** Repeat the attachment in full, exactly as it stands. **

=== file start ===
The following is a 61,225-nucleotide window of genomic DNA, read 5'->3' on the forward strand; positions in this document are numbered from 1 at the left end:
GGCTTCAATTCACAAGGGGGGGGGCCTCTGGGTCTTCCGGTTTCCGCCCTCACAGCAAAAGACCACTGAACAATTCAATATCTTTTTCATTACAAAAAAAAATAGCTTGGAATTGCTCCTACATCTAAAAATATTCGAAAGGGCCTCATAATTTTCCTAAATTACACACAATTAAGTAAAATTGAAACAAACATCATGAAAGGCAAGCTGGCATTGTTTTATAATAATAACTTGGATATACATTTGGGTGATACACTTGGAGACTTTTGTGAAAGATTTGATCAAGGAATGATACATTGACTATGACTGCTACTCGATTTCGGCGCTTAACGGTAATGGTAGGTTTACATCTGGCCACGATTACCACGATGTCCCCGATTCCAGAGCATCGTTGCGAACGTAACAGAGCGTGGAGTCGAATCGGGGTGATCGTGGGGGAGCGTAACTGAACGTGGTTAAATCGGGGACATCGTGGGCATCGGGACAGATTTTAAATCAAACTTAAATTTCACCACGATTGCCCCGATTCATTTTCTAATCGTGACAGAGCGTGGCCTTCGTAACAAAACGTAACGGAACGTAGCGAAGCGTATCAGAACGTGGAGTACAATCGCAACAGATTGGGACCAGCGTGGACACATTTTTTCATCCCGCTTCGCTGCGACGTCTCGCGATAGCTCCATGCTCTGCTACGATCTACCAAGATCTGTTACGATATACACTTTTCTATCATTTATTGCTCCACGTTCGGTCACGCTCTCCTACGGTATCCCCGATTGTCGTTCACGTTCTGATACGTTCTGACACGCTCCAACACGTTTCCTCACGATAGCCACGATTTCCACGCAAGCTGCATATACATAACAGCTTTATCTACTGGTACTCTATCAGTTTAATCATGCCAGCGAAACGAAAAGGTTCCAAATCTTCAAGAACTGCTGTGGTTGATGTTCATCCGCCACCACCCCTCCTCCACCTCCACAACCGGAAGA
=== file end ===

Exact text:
The following is a 61,225-nucleotide window of genomic DNA, read 5'->3' on the forward strand; positions in this document are numbered from 1 at the left end:
GGCTTCAATTCACAAGGGGGGGGGCCTCTGGGTCTTCCGGTTTCCGCCCTCACAGCAAAAGACCACTGAACAATTCAATATCTTTTTCATTACAAAAAAAAATAGCTTGGAATTGCTCCTACATCTAAAAATATTCGAAAGGGCCTCATAATTTTCCTAAATTACACACAATTAAGTAAAATTGAAACAAACATCATGAAAGGCAAGCTGGCATTGTTTTATAATAATAACTTGGATATACATTTGGGTGATACACTTGGAGACTTTTGTGAAAGATTTGATCAAGGAATGATACATTGACTATGACTGCTACTCGATTTCGGCGCTTAACGGTAATGGTAGGTTTACATCTGGCCACGATTACCACGATGTCCCCGATTCCAGAGCATCGTTGCGAACGTAACAGAGCGTGGAGTCGAATCGGGGTGATCGTGGGGGAGCGTAACTGAACGTGGTTAAATCGGGGACATCGTGGGCATCGGGACAGATTTTAAATCAAACTTAAATTTCACCACGATTGCCCCGATTCATTTTCTAATCGTGACAGAGCGTGGCCTTCGTAACAAAACGTAACGGAACGTAGCGAAGCGTATCAGAACGTGGAGTACAATCGCAACAGATTGGGACCAGCGTGGACACATTTTTTCATCCCGCTTCGCTGCGACGTCTCGCGATAGCTCCATGCTCTGCTACGATCTACCAAGATCTGTTACGATATACACTTTTCTATCATTTATTGCTCCACGTTCGGTCACGCTCTCCTACGGTATCCCCGATTGTCGTTCACGTTCTGATACGTTCTGACACGCTCCAACACGTTTCCTCACGATAGCCACGATTTCCACGCAAGCTGCATATACATAACAGCTTTATCTACTGGTACTCTATCAGTTTAATCATGCCAGCGAAACGAAAAGGTTCCAAATCTTCAAGAACTGCTGTGGTTGATGTTCATCCGCCACCACCCCTCCTCCACCTCCACAACCGGAAGA